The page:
CHRISTOFER: I don’t know. I feel like I shouldn’t be too hopeful. I’ll just roll the dice and see what happens with it. Right now, I’m just happy to be out of the recordings. I mean, to put things in perspective – when you record ten or twelve drum tracks, you’re pretty fed up with drums. When you record over fifty tracks, you’re clinically insane and need help afterwards!
CHRISTOFER: And then, the drummer would sod off and I continue, you know, me and the engineer. And then we do bass and guitar and…
MD: You tracked a load of guitars, I read, as well… something like eighteen tracks, I think I read?
CHRISTOFER: Eighteen tracks… it’s an old trick from the eighties, that you bring down the distortion to nothing, and then you build on the layers with multiple overdubbing, and then it will sound like a regular guitar, but much cleaner. So, if you have a lot of things going on in your production, it’s easier to fit it in. Because the classic thing is somebody wants something louder and then you don’t hear something else, so you bring that up and then you bring a third thing up and then, in the end, you’ve brought everything up and you’re back where you started, except everything’s louder.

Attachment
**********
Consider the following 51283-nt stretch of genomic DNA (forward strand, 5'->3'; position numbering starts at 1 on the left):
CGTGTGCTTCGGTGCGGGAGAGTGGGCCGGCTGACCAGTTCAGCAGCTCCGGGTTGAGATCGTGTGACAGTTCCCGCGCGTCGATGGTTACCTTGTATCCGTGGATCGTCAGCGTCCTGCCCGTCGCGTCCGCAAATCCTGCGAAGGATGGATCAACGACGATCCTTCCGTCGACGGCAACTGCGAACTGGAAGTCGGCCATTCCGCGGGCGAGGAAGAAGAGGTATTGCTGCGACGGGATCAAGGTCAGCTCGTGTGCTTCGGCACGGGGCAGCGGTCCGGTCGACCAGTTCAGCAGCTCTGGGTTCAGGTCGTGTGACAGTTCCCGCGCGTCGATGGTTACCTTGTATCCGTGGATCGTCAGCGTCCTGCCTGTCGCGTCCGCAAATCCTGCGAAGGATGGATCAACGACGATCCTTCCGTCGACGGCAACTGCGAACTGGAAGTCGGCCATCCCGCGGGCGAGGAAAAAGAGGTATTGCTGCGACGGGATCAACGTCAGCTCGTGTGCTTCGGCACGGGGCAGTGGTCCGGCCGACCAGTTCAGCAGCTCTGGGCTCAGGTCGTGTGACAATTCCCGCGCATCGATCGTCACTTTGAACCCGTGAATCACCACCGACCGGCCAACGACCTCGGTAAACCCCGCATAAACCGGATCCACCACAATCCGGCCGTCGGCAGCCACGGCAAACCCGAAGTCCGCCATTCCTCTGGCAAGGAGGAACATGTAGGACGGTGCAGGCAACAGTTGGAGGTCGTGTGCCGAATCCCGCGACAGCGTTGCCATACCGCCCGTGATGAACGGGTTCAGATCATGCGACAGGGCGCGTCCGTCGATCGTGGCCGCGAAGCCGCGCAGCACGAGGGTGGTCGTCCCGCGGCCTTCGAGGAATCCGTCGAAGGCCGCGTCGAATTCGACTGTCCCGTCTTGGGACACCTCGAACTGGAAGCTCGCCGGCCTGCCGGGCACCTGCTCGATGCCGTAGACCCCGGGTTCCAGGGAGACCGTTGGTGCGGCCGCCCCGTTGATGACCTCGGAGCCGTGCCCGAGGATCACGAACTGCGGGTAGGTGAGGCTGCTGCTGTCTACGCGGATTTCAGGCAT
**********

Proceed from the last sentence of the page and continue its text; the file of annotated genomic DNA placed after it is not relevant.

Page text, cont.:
So, what you need to do is to make a puzzle… to lay pieces of a puzzle with the frequencies and to make things clean, and to make things fit in where they should be. One way of doing it is to make everything sound very unnatural. That’s why drums don’t sound like drums, anymore… they sound all clicky, you know, and metallic. And the bass guitar is only the lowest frequencies because modern guitars are taking up so much space in the bass frequencies. So, we tried to do everything by making it sound, maybe, a bit old fashioned, but make things fit in a natural way. And, with the overdubbing, we get the guitar even more streamlined. But, to get those eighteen takes, it’s not like we are wizards and just take the guitar and nail every take. So, we had to record, maybe, fifty or sixty takes to get those eighteen. So, three and a half hours of guitar recording, fifty of sixty times.